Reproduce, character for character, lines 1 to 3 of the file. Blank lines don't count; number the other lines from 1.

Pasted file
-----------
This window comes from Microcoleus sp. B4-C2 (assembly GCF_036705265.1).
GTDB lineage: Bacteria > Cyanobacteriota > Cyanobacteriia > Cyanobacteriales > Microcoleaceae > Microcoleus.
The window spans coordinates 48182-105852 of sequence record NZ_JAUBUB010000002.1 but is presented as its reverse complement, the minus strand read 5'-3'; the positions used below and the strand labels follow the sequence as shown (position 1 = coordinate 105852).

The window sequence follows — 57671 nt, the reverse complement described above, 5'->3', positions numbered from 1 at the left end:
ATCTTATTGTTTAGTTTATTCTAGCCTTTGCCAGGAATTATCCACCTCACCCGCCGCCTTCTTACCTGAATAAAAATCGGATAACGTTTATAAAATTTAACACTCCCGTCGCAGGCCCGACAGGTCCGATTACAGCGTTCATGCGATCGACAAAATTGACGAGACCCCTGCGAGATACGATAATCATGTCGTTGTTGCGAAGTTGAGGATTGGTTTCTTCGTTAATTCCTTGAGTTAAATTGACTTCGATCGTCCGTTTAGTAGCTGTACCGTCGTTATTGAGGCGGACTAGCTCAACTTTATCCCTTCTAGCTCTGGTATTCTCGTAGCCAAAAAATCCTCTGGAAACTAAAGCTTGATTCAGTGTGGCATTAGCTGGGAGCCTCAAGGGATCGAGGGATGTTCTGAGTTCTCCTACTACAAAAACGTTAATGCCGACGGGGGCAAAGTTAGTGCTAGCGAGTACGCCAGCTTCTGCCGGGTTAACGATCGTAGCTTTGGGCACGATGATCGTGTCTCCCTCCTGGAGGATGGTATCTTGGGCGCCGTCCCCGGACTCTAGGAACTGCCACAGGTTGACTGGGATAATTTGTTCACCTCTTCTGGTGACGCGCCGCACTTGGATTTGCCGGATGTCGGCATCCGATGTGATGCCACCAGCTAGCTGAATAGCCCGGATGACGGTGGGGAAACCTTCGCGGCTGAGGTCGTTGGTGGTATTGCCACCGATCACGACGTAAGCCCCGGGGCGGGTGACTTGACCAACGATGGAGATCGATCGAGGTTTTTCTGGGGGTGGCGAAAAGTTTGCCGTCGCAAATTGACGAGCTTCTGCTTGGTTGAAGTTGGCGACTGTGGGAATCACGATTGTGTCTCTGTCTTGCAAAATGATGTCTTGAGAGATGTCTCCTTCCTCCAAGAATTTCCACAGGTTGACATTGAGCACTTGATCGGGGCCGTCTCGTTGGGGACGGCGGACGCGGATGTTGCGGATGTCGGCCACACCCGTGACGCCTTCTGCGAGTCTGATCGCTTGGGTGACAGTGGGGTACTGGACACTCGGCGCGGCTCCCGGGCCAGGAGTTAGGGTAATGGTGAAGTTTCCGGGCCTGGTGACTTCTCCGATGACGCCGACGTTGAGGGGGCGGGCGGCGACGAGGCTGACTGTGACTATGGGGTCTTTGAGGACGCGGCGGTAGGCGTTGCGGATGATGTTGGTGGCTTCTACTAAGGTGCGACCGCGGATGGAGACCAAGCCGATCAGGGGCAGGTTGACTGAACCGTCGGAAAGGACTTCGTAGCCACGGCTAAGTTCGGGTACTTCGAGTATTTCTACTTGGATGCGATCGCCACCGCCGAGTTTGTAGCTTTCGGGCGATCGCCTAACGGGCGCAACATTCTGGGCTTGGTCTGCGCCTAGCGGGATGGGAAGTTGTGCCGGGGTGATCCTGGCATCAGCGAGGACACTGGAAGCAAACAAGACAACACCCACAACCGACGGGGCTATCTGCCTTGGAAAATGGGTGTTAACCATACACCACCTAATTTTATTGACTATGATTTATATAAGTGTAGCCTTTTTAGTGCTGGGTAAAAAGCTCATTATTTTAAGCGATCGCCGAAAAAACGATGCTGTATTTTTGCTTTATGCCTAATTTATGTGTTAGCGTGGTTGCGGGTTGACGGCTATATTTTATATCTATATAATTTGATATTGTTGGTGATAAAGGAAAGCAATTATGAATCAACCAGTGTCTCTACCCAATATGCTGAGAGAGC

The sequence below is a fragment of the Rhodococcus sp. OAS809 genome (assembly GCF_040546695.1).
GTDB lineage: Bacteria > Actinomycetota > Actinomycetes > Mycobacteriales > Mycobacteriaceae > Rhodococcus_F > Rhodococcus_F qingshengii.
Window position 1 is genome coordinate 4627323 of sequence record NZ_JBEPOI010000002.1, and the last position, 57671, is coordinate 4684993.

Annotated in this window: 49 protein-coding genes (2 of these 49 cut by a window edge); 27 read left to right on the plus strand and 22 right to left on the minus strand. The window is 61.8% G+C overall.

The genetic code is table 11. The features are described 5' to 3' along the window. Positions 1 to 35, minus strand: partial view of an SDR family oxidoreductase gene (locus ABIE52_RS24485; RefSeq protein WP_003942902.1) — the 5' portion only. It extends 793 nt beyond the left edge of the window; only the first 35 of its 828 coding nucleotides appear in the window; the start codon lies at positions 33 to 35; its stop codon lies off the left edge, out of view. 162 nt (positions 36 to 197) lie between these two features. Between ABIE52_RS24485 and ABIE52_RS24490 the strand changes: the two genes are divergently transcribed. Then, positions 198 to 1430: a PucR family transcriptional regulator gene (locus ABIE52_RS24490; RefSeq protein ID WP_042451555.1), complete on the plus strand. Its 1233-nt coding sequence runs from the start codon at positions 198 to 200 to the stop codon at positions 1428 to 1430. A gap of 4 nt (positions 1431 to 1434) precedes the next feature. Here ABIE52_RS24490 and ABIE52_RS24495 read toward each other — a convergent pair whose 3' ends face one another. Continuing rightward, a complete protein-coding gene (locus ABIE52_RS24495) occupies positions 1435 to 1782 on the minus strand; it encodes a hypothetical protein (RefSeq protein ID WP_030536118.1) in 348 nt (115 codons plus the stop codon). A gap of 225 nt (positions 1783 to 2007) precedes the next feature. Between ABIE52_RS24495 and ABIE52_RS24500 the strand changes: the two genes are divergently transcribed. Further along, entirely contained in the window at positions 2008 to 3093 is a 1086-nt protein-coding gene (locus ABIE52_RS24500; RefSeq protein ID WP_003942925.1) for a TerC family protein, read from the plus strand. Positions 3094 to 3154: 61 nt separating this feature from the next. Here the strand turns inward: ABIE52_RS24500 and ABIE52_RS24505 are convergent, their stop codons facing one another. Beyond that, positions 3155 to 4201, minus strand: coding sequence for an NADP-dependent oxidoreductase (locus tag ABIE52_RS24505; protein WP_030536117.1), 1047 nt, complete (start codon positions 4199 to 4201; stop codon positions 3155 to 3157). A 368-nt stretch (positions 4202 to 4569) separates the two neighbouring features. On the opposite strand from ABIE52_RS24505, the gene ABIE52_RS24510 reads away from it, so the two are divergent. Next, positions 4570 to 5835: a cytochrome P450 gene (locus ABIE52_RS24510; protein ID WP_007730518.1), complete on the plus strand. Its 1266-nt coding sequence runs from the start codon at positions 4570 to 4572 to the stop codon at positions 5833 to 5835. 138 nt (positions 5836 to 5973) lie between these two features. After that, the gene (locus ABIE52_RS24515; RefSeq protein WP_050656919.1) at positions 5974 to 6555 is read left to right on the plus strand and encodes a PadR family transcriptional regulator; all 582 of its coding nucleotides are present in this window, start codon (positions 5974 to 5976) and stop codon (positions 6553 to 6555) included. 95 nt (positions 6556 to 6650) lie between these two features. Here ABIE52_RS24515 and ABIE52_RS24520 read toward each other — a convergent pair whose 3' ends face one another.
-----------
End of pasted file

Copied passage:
This window comes from Microcoleus sp. B4-C2 (assembly GCF_036705265.1).
GTDB lineage: Bacteria > Cyanobacteriota > Cyanobacteriia > Cyanobacteriales > Microcoleaceae > Microcoleus.
The window spans coordinates 48182-105852 of sequence record NZ_JAUBUB010000002.1 but is presented as its reverse complement, the minus strand read 5'-3'; the positions used below and the strand labels follow the sequence as shown (position 1 = coordinate 105852).